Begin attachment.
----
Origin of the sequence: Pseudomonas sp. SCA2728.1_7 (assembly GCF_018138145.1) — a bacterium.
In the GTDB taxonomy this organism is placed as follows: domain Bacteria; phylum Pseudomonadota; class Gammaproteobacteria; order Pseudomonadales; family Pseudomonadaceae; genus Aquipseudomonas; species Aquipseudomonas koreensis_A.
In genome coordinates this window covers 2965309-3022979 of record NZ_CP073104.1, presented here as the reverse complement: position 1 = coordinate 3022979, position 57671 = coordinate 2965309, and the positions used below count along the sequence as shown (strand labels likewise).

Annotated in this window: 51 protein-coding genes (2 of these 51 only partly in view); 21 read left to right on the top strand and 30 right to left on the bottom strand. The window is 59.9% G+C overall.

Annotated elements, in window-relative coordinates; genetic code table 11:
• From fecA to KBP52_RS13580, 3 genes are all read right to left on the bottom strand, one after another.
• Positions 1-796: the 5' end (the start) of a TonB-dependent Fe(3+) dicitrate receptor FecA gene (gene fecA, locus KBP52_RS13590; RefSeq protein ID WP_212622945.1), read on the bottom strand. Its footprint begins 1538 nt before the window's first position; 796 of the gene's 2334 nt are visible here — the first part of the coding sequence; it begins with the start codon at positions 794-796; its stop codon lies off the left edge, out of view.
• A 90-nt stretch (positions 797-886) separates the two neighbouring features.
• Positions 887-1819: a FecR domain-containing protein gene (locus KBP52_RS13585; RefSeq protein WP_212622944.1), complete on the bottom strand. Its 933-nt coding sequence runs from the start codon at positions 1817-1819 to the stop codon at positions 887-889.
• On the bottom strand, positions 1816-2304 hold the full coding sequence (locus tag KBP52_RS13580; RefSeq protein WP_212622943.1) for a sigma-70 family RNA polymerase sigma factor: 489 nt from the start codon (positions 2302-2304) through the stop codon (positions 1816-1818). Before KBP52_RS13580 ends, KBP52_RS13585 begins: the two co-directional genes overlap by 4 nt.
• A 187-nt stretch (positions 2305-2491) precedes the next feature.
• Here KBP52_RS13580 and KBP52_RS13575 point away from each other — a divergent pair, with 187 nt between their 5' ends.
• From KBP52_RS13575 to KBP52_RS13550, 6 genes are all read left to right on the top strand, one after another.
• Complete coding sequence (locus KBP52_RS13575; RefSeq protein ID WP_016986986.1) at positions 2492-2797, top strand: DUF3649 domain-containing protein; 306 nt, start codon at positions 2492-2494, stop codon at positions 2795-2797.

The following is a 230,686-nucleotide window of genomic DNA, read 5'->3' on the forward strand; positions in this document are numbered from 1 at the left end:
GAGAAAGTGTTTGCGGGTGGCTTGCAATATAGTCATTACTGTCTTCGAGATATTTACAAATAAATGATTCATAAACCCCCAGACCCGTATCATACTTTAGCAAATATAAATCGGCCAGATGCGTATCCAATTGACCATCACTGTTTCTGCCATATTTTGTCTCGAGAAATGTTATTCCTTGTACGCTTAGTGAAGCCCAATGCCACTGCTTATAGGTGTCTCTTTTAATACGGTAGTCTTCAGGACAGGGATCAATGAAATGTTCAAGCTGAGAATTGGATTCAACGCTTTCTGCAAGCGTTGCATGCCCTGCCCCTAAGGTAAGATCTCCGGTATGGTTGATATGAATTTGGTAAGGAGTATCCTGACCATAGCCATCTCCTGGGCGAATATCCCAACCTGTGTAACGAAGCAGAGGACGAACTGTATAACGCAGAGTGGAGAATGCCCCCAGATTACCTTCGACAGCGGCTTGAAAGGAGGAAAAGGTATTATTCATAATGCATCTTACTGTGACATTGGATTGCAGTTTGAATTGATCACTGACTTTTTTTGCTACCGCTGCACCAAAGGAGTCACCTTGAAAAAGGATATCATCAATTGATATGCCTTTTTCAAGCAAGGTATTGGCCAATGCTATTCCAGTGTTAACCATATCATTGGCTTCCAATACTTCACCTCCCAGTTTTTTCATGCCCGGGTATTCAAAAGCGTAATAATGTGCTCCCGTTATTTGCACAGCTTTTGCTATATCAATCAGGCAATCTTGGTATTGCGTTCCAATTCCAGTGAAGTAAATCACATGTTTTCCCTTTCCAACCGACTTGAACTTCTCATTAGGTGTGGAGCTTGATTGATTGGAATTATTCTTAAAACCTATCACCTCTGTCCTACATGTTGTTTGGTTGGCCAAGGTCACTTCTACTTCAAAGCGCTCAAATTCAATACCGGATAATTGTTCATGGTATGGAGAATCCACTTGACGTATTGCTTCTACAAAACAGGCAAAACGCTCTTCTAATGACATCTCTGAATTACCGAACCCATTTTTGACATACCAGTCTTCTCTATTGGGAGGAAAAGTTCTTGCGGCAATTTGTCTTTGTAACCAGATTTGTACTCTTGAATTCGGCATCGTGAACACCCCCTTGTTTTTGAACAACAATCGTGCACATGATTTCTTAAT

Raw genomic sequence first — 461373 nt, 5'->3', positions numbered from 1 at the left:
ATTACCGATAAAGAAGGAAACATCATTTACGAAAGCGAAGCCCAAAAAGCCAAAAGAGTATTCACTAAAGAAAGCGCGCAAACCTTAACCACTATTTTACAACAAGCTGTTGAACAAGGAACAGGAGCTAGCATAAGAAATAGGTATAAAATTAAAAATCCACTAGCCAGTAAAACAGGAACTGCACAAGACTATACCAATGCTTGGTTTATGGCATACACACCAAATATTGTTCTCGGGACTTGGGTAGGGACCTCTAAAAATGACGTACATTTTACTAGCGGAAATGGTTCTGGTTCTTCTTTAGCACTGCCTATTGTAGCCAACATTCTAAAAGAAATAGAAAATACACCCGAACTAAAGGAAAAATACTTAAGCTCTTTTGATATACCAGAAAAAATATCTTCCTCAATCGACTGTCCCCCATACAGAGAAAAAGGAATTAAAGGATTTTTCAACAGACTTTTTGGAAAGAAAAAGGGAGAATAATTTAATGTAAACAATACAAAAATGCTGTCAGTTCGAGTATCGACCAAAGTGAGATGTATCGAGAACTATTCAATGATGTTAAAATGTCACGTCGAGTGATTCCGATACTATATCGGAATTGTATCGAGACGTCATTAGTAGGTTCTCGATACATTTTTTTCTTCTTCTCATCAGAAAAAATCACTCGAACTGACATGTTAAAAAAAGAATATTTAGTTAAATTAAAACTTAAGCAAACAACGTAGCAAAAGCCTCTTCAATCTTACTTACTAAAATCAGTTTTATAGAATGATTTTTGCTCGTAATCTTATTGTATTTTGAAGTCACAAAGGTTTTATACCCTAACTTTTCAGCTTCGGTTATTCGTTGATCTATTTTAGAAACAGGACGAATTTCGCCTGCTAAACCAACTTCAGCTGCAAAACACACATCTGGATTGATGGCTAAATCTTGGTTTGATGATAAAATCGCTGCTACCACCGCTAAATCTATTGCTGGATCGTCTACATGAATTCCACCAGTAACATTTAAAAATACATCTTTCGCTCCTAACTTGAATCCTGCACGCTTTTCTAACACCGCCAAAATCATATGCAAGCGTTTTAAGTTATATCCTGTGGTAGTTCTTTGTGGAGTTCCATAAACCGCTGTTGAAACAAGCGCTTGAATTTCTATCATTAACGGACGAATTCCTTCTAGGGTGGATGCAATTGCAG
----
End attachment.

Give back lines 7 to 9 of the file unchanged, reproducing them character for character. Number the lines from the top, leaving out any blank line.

• Positions 1-796: the 5' end (the start) of a TonB-dependent Fe(3+) dicitrate receptor FecA gene (gene fecA, locus KBP52_RS13590; RefSeq protein ID WP_212622945.1), read on the bottom strand. Its footprint begins 1538 nt before the window's first position; 796 of the gene's 2334 nt are visible here — the first part of the coding sequence; it begins with the start codon at positions 794-796; its stop codon lies off the left edge, out of view.
• A 90-nt stretch (positions 797-886) separates the two neighbouring features.
• Positions 887-1819: a FecR domain-containing protein gene (locus KBP52_RS13585; RefSeq protein WP_212622944.1), complete on the bottom strand. Its 933-nt coding sequence runs from the start codon at positions 1817-1819 to the stop codon at positions 887-889.